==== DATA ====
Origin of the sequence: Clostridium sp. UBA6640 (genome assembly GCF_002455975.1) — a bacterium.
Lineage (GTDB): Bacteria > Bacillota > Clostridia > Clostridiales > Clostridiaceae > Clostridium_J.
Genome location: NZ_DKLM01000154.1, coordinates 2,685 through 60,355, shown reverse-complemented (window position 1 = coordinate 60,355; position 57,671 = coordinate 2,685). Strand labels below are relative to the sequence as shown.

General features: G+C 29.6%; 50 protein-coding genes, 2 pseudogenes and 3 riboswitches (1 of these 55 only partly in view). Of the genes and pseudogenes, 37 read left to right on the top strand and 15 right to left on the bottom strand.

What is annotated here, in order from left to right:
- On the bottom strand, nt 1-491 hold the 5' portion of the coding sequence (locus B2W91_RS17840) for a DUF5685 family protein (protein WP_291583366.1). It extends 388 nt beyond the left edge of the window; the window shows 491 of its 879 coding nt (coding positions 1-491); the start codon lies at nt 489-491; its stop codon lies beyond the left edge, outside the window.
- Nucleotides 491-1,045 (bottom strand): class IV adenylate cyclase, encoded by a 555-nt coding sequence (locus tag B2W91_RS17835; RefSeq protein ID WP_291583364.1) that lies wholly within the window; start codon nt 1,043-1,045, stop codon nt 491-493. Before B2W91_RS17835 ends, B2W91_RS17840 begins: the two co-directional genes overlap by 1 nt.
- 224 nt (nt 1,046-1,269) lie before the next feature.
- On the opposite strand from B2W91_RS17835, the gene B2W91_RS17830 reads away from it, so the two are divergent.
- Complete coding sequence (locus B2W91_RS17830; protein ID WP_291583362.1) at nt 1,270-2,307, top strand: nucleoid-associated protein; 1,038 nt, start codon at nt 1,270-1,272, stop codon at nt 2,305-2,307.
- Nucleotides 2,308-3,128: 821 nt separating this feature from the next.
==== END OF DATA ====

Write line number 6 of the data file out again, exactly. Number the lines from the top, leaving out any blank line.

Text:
- On the bottom strand, nt 1-491 hold the 5' portion of the coding sequence (locus B2W91_RS17840) for a DUF5685 family protein (protein WP_291583366.1). It extends 388 nt beyond the left edge of the window; the window shows 491 of its 879 coding nt (coding positions 1-491); the start codon lies at nt 489-491; its stop codon lies beyond the left edge, outside the window.